The perfection of art is to conceal the means to the end; the perfection of dress is to hide the milliner in the millinery.

A Flavour Of Orientalism

The ladies of Richard First's time did not wear Oriental clothes, but they had a flavour of Orientalism pervading their dress - rather masculine Orientalism than feminine.

The long cloak with the cord that held it over the shoulders; the long, loose gown of fine colours and simple designs; the soft, low, heelless shoes; the long, unbound hair, or the hair held up and concealed under an untied wimple - these gave a touch of something foreign to the dress.

Away in the country there was little to dress for, and what clothes they had were made in the house. Stuffs brought home from Cyprus, from Palestine, from Asia Minor, were laboriously conveyed to the house, and there made up into gowns. Local smiths and silver-workers made them buckles and brooches and ornamental studs for their long belts, or clasps for their purses.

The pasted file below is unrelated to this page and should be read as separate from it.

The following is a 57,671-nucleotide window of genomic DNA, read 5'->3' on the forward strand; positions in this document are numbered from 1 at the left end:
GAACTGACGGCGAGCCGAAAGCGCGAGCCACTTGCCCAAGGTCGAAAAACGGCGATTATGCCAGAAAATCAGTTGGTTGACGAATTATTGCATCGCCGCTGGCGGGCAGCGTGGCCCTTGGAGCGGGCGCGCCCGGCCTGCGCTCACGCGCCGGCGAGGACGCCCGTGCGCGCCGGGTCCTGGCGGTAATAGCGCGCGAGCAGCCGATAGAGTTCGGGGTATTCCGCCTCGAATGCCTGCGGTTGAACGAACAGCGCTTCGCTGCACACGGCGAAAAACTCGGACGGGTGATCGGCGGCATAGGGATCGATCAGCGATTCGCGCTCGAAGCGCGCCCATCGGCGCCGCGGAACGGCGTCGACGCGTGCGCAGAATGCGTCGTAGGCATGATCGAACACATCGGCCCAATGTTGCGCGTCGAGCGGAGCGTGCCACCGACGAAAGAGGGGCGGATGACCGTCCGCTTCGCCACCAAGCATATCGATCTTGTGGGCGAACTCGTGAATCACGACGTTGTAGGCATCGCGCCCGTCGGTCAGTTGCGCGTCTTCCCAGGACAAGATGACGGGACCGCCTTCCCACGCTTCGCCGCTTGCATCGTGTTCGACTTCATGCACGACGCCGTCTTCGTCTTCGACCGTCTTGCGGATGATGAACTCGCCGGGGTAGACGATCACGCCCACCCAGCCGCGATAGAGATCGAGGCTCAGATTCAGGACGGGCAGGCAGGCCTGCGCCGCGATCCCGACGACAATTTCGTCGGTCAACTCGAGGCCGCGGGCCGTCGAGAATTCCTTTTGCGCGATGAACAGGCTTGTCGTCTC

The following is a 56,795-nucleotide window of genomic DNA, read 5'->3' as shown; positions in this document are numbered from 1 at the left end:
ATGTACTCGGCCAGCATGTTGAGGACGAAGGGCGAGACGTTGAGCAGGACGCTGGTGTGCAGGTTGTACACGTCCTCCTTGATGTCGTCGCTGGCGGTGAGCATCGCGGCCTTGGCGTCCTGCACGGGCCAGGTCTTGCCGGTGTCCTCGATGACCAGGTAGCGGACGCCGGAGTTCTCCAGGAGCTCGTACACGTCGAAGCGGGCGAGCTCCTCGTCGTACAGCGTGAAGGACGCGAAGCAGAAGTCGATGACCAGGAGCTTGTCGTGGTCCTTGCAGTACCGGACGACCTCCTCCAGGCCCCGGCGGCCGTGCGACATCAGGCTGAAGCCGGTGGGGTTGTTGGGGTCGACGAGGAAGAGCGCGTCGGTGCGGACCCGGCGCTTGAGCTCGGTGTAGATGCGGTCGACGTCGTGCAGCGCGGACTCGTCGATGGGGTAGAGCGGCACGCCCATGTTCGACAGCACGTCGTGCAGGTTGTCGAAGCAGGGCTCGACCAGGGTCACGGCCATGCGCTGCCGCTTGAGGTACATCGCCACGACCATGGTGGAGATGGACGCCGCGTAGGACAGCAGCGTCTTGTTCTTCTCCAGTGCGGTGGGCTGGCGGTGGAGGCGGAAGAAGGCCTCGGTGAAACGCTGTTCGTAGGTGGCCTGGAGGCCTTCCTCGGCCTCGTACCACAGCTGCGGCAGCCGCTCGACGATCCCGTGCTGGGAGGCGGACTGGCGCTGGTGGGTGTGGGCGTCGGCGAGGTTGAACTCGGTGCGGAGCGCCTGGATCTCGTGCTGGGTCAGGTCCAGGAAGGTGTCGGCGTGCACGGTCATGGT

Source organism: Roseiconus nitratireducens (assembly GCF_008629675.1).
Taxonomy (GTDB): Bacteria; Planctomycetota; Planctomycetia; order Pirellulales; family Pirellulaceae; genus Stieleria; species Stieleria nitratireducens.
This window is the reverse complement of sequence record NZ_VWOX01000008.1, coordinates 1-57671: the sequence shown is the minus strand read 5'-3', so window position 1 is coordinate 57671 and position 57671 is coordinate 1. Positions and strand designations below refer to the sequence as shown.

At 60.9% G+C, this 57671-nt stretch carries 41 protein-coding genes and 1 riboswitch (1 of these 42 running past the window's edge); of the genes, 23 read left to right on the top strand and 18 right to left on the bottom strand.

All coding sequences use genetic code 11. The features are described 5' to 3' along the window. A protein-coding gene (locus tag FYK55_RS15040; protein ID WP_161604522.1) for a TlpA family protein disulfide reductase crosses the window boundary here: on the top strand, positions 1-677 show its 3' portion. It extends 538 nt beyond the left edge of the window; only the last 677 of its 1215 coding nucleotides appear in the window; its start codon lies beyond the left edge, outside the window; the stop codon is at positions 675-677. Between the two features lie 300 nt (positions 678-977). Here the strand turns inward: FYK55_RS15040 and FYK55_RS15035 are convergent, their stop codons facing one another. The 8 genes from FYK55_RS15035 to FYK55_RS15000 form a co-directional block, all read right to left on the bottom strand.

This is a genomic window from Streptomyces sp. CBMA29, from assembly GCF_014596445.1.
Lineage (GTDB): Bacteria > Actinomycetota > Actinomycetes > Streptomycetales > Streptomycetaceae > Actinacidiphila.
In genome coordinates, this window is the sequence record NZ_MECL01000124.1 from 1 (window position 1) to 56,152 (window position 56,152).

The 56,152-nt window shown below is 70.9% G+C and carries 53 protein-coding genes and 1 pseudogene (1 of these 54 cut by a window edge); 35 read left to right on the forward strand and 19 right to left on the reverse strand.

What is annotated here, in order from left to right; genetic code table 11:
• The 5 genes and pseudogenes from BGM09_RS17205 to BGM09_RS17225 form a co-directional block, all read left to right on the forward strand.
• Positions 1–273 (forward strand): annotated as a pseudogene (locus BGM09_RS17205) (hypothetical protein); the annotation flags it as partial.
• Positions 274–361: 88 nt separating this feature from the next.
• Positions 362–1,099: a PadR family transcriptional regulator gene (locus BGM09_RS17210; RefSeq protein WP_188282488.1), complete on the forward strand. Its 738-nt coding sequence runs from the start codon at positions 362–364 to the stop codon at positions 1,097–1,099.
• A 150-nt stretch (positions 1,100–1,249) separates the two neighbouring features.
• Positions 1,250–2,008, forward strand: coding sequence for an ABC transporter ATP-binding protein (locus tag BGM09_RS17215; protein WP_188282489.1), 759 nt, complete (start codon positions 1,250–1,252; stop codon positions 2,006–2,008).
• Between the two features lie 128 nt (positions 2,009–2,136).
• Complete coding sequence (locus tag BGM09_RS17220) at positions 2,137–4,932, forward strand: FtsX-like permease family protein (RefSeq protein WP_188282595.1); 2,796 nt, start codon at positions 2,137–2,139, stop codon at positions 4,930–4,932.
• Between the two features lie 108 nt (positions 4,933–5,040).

A wreck would break up on the shore near by, and the news would arrive, perhaps, that some bales of stuff were washed ashore and were to be sold.

A WOMAN OF THE TIME OF RICHARD I - 1189-1199

A WOMAN OF THE TIME OF RICHARD I - 1189-1199Left - In this costume plate the woman keeps her very full cloak in place by the cord which passes through loops. At the neck a large buckle holds the gown well together. The hem and neck of the gown are richly embellished with embroidery and the gown overall is ornamented with a simple diaper pattern.

The female anchorites of these days were busy gossips, and from their hermitage or shelter by a bridge on the road would see the world go by, and pick up friends by means of gifts of bandages or purses made by them, despite the fact that this traffic was forbidden to them.

So the lady in the country might get news of her lord abroad, and hear that certain silks and stuffs were on their way home.

The Gowns 1189-1199